Sunday, February 05, 2012


Bootstrapping and Reflections on Trusting Trust

The term "Bootstrapping" comes from the term "pulling yourself up by your own bootstraps" (Wikipedia). In computing parlance, a bootstrap loader is the code that initially runs when a machine starts, whose job is to load the rest of the operating system. [I can remember (just) old mainframes where the bootstrap code was entered by hand using switches on the front panel!]

If you’ve never read Ken Thompson’s “Reflections on Trusting Trust” (his Turing Award acceptance speech), it’s definitely worth reading:

It describes a very clever backdoor mechanism based on the fact that people only review source (human-written) code, and not compiled machine code. A program called a compiler is used to create the second from the first, and the compiler is usually trusted to do an honest job.

Thompson's paper describes a modified version of the Unix C compiler that would:

  • Put an invisible backdoor in the Unix login command when it noticed that the login program was being compiled, and as a twist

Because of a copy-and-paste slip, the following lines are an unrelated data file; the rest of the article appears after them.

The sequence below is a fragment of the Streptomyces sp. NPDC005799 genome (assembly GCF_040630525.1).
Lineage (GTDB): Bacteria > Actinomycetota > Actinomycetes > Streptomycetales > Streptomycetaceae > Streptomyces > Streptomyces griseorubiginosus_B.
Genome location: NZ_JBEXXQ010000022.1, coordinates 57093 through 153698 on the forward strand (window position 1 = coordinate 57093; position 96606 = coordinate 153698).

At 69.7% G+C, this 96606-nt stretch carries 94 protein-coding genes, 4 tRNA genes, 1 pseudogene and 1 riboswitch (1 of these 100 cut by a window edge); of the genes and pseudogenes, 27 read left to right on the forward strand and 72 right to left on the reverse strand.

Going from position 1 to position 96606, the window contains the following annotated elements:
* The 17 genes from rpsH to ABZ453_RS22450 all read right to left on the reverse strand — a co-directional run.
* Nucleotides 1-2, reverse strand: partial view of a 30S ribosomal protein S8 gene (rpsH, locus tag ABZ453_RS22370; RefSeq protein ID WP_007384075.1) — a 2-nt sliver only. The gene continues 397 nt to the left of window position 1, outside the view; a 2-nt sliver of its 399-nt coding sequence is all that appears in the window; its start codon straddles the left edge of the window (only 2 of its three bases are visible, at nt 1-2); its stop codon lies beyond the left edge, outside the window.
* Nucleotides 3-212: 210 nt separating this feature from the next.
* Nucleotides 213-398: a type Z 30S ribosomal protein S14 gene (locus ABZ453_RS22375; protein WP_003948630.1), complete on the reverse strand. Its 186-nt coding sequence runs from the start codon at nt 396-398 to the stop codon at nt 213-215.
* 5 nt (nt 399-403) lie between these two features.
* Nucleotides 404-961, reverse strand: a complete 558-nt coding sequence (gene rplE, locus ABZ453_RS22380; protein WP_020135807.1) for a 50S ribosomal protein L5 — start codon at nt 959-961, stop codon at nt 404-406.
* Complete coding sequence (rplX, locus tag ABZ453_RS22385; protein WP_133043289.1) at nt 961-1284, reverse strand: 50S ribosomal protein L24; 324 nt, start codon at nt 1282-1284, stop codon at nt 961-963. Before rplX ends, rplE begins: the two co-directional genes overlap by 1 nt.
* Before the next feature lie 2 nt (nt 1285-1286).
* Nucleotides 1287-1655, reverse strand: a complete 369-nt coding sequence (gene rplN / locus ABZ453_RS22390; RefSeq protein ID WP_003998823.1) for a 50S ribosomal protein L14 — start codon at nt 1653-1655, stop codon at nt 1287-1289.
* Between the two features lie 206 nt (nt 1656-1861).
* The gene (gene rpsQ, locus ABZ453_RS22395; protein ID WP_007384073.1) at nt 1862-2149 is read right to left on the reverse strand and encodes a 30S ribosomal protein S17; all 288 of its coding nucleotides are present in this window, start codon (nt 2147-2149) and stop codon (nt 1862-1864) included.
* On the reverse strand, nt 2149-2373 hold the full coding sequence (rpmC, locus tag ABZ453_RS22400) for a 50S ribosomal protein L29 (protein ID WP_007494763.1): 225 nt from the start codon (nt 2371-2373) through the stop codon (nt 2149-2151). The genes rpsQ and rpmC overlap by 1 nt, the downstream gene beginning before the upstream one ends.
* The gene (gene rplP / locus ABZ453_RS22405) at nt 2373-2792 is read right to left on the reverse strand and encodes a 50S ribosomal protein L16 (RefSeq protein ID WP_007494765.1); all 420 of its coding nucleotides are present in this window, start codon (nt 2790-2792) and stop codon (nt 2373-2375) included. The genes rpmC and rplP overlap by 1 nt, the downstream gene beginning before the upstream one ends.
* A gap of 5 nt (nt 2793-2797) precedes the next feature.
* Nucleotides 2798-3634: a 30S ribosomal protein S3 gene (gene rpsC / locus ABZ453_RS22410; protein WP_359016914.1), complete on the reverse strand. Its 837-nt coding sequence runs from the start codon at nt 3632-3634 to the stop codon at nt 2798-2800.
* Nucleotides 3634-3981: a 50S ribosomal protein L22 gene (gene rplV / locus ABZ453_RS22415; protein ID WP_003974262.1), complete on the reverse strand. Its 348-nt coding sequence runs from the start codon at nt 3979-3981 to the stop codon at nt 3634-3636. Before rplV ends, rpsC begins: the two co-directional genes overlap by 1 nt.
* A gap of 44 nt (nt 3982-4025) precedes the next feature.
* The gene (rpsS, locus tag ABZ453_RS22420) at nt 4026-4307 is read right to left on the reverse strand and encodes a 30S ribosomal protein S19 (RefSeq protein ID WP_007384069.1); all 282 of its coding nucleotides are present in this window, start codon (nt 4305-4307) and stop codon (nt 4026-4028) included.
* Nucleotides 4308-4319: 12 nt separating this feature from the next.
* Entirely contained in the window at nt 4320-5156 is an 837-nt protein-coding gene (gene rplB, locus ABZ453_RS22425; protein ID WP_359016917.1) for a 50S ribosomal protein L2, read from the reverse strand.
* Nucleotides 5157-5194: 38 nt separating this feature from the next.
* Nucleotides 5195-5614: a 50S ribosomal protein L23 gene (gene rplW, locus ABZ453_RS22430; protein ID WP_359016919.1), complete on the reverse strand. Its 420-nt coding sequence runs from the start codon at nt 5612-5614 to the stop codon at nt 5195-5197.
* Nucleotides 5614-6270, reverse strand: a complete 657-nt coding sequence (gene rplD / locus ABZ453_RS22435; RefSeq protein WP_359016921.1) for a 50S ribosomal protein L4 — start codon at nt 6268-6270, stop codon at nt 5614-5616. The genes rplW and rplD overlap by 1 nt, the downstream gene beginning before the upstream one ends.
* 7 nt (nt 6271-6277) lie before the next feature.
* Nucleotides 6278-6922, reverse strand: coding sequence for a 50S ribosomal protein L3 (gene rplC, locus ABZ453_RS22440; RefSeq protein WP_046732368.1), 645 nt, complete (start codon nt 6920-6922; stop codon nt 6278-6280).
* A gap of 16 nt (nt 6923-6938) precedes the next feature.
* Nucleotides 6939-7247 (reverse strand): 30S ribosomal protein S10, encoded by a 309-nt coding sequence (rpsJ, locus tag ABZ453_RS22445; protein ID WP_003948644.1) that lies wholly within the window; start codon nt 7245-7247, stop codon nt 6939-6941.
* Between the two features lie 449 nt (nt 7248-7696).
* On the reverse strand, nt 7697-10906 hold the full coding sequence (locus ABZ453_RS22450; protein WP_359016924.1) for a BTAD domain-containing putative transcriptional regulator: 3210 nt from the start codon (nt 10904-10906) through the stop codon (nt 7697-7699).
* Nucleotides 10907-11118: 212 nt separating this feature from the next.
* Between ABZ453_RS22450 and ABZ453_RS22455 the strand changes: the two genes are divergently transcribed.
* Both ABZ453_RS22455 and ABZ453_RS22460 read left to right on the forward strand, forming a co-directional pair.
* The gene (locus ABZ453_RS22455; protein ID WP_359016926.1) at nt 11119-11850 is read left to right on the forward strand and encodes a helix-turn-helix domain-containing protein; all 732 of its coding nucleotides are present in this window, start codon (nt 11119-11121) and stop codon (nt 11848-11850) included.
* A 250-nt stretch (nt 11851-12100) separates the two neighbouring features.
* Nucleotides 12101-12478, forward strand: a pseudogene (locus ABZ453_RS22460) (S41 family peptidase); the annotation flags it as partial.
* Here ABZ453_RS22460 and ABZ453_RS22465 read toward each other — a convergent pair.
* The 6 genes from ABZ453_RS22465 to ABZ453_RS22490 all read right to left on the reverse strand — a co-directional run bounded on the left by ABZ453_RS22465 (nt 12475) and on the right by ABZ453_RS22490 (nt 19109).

• Also add this feature undetectably to future compiler versions upon their compilation as well.

How did I get onto this topic? Someone asked the question “How can you write a compiler in it's own language?”

If you were writing a new C++ compiler, you would just write it in C++ and compile it with an existing C++ compiler. If you were creating a compiler for a completely new language, you would need to write the new compiler in another language first. Usually this would be another programming language, but it can be assembly, or even machine code.

If you want to bootstrap a compiler, you would generally write a compiler for a small subset of the language. Then in this minimal version of the language, you would write a compiler for the full language. This often occurs iteratively rather than in a single pass.

The first self-hosting compiler (excluding assemblers) was written for Lisp by Hart and Levin at MIT in 1962. They wrote a Lisp compiler in Lisp, testing it inside an existing Lisp interpreter. Once they had improved the compiler to the point where it could compile its own source code, it was self-hosting.

There is an interesting article about bootstrapping a compiler from the ground up titled Bootstrapping a simple compiler from nothing.


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